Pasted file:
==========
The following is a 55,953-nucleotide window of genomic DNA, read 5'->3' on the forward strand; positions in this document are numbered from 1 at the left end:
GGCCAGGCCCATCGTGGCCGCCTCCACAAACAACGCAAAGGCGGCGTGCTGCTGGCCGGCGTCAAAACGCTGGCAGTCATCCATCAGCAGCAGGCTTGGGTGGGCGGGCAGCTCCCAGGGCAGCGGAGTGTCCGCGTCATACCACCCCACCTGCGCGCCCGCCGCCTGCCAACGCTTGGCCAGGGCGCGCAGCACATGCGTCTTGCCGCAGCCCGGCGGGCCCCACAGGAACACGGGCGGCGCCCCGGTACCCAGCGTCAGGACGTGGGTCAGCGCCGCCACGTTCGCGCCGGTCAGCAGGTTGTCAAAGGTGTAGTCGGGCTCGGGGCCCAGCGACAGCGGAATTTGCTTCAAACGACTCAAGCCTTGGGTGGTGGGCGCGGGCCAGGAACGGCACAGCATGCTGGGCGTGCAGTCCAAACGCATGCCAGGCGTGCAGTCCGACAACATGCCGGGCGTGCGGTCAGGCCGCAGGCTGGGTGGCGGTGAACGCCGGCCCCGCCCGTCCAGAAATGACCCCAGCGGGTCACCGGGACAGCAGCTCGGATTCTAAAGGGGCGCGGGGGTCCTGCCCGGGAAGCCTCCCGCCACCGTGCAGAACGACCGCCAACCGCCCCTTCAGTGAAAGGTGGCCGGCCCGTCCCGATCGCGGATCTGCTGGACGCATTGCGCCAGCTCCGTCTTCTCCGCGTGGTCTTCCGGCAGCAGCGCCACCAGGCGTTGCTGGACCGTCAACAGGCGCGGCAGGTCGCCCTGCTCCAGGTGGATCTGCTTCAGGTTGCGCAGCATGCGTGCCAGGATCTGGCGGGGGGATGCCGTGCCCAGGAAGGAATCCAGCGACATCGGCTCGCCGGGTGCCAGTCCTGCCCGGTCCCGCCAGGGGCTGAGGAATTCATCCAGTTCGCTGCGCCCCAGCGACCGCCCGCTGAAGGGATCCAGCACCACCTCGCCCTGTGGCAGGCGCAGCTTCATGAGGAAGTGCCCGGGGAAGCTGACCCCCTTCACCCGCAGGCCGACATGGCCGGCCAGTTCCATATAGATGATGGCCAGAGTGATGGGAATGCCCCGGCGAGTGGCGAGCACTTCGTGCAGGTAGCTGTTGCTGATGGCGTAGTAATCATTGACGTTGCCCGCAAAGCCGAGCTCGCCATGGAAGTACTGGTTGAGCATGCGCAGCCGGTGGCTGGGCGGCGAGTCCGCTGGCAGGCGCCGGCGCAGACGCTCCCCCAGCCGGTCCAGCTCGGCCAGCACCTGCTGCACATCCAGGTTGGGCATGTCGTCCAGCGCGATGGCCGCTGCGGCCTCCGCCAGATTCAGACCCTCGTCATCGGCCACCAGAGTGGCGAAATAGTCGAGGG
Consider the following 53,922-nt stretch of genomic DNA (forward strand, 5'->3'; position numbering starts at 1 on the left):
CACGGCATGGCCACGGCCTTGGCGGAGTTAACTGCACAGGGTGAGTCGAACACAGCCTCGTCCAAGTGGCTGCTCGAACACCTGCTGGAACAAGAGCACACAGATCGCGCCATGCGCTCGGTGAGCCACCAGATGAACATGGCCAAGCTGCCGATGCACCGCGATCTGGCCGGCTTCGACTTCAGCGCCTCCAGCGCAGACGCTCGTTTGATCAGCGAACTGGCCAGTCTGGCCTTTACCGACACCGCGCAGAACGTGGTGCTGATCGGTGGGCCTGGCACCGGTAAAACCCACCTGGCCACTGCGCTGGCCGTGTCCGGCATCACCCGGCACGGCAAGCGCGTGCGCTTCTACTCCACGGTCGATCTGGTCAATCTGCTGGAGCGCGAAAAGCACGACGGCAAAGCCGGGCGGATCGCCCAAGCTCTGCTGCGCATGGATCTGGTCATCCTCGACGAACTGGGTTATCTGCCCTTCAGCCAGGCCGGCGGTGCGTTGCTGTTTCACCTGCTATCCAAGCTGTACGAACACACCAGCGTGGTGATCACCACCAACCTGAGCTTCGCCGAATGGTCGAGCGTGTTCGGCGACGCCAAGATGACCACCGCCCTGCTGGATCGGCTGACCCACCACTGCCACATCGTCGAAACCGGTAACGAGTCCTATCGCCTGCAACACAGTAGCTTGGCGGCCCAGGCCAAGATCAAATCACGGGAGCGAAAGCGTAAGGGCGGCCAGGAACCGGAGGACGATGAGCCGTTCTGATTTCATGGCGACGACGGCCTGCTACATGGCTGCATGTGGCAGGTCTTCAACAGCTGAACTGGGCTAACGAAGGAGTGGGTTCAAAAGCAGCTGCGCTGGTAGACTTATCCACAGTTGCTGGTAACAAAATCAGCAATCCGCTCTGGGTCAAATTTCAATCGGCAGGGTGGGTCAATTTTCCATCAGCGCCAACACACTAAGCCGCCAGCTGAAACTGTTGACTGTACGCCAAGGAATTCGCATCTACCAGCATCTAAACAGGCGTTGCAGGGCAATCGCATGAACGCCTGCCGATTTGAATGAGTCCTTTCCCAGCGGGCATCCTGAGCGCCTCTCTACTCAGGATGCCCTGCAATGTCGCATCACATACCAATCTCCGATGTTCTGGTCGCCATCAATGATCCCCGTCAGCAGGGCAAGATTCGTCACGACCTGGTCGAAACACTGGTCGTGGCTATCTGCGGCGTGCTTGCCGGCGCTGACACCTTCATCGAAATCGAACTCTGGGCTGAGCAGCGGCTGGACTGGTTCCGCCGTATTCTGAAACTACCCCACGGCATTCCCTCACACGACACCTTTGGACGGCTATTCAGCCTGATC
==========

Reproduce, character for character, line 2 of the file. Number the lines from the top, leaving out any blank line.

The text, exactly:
GGCCAGGCCCATCGTGGCCGCCTCCACAAACAACGCAAAGGCGGCGTGCTGCTGGCCGGCGTCAAAACGCTGGCAGTCATCCATCAGCAGCAGGCTTGGGTGGGCGGGCAGCTCCCAGGGCAGCGGAGTGTCCGCGTCATACCACCCCACCTGCGCGCCCGCCGCCTGCCAACGCTTGGCCAGGGCGCGCAGCACATGCGTCTTGCCGCAGCCCGGCGGGCCCCACAGGAACACGGGCGGCGCCCCGGTACCCAGCGTCAGGACGTGGGTCAGCGCCGCCACGTTCGCGCCGGTCAGCAGGTTGTCAAAGGTGTAGTCGGGCTCGGGGCCCAGCGACAGCGGAATTTGCTTCAAACGACTCAAGCCTTGGGTGGTGGGCGCGGGCCAGGAACGGCACAGCATGCTGGGCGTGCAGTCCAAACGCATGCCAGGCGTGCAGTCCGACAACATGCCGGGCGTGCGGTCAGGCCGCAGGCTGGGTGGCGGTGAACGCCGGCCCCGCCCGTCCAGAAATGACCCCAGCGGGTCACCGGGACAGCAGCTCGGATTCTAAAGGGGCGCGGGGGTCCTGCCCGGGAAGCCTCCCGCCACCGTGCAGAACGACCGCCAACCGCCCCTTCAGTGAAAGGTGGCCGGCCCGTCCCGATCGCGGATCTGCTGGACGCATTGCGCCAGCTCCGTCTTCTCCGCGTGGTCTTCCGGCAGCAGCGCCACCAGGCGTTGCTGGACCGTCAACAGGCGCGGCAGGTCGCCCTGCTCCAGGTGGATCTGCTTCAGGTTGCGCAGCATGCGTGCCAGGATCTGGCGGGGGGATGCCGTGCCCAGGAAGGAATCCAGCGACATCGGCTCGCCGGGTGCCAGTCCTGCCCGGTCCCGCCAGGGGCTGAGGAATTCATCCAGTTCGCTGCGCCCCAGCGACCGCCCGCTGAAGGGATCCAGCACCACCTCGCCCTGTGGCAGGCGCAGCTTCATGAGGAAGTGCCCGGGGAAGCTGACCCCCTTCACCCGCAGGCCGACATGGCCGGCCAGTTCCATATAGATGATGGCCAGAGTGATGGGAATGCCCCGGCGAGTGGCGAGCACTTCGTGCAGGTAGCTGTTGCTGATGGCGTAGTAATCATTGACGTTGCCCGCAAAGCCGAGCTCGCCATGGAAGTACTGGTTGAGCATGCGCAGCCGGTGGCTGGGCGGCGAGTCCGCTGGCAGGCGCCGGCGCAGACGCTCCCCCAGCCGGTCCAGCTCGGCCAGCACCTGCTGCACATCCAGGTTGGGCATGTCGTCCAGCGCGATGGCCGCTGCGGCCTCCGCCAGATTCAGACCCTCGTCATCGGCCACCAGAGTGGCGAAATAGTCGAGGG